Since the so-called conservative turn of 2012 and the Ukrainian crisis, the Russian regime has been facing new challenges, among them the economic slowdown and what for several years appeared to be a decline in popular mobilization. As such, the Kremlin has sought to avoid domestically controversial issues and strategies as it prepared for what it hoped would be a low-key and uneventful 2016-18 cycle of parliamentary and presidential elections.
In this volume, PONARS Eurasia experts address “Putinism” as a system, looking at its central and regional mechanisms, changes in its strategies toward the opposition, and its flexible media coverage. The authors also revisit Russia’s economic model, reactions to the crisis, and efforts (or the lack thereof) to address endemic high-level corruption.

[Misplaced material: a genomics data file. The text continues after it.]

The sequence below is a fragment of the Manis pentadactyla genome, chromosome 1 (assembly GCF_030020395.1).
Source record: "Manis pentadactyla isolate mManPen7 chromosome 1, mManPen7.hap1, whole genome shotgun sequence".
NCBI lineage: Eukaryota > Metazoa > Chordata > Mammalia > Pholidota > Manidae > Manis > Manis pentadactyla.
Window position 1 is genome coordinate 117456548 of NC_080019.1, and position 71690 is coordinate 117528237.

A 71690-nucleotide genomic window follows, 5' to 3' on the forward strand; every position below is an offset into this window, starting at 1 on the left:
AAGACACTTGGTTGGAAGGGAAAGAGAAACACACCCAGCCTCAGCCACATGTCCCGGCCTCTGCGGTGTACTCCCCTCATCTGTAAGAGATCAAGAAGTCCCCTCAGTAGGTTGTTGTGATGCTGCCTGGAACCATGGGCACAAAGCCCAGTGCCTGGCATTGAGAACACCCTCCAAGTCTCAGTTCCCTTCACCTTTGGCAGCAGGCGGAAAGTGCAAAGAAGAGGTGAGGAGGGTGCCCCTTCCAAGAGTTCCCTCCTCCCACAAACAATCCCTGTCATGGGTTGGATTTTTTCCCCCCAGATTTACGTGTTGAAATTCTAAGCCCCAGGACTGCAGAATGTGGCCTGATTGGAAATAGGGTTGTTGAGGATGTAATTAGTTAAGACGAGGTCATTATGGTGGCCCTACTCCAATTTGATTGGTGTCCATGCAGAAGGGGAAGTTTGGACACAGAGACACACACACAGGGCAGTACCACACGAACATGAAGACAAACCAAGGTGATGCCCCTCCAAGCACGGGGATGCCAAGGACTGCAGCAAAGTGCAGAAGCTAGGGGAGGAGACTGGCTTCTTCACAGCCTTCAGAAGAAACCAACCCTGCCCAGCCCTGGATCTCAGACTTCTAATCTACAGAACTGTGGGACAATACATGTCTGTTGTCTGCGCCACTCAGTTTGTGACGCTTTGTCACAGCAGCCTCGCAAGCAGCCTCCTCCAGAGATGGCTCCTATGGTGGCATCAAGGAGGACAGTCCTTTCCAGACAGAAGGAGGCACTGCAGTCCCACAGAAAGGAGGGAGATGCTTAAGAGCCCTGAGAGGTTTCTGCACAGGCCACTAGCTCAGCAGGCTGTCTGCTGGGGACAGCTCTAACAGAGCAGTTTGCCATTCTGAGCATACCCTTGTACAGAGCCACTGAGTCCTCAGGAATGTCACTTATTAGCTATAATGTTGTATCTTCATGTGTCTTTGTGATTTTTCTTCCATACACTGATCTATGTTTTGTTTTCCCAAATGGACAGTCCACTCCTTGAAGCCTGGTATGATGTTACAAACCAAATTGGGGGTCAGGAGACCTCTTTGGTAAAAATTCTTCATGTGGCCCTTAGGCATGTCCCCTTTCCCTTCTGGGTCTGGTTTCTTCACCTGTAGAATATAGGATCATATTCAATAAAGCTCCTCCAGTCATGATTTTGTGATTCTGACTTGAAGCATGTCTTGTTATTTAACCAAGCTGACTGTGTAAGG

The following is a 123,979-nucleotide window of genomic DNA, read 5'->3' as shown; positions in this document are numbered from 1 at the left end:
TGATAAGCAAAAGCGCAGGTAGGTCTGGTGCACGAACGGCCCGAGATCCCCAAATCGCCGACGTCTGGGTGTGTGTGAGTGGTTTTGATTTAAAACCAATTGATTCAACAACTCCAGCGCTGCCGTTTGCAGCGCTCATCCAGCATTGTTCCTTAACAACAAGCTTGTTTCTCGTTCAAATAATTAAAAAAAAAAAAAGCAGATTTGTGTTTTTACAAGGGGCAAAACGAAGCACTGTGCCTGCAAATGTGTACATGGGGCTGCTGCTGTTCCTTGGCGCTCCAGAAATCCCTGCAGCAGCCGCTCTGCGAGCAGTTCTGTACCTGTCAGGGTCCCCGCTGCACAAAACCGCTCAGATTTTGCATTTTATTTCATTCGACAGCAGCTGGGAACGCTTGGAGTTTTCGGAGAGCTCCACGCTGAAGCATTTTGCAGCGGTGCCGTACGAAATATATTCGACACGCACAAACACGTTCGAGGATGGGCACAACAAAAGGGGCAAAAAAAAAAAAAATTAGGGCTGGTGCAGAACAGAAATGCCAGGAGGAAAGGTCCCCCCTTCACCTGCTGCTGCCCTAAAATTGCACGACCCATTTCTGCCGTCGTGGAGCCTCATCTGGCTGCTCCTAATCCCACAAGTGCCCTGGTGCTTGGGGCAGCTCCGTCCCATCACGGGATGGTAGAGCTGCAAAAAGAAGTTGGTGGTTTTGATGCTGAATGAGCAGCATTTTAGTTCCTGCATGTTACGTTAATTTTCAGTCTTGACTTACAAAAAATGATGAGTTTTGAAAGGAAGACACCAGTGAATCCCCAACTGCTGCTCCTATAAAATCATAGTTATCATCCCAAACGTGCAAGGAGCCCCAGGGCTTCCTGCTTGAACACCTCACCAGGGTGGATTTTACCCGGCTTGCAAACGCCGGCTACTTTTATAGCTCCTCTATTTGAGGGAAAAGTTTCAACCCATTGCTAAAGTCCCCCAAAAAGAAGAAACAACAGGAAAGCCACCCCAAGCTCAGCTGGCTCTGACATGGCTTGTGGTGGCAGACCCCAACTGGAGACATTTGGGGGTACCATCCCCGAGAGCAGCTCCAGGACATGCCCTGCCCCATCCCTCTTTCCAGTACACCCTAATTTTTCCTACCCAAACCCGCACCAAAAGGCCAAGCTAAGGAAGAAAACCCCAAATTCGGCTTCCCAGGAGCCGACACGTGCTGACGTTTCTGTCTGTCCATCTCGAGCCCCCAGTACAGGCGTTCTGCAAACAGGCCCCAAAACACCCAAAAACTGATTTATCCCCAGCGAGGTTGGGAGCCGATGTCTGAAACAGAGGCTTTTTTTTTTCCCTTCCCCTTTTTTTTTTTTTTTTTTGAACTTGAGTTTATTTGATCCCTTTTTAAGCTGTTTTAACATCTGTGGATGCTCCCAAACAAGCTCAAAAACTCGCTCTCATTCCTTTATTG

Interactions between the regime and the population on issues related to nationalism and patriotism are explored in order to better comprehend patterns of mobilization or demobilization of public opinion on topics identified as relevant to national identity and Soviet memory.
Last but not least, we look at a range of perspectives on the notion of diversity and the identification of foes and partners. Russia remains a very diverse country in terms of its regional components, and local contexts matter, even as citizens share similar perspectives on Russia’s place in the international order.
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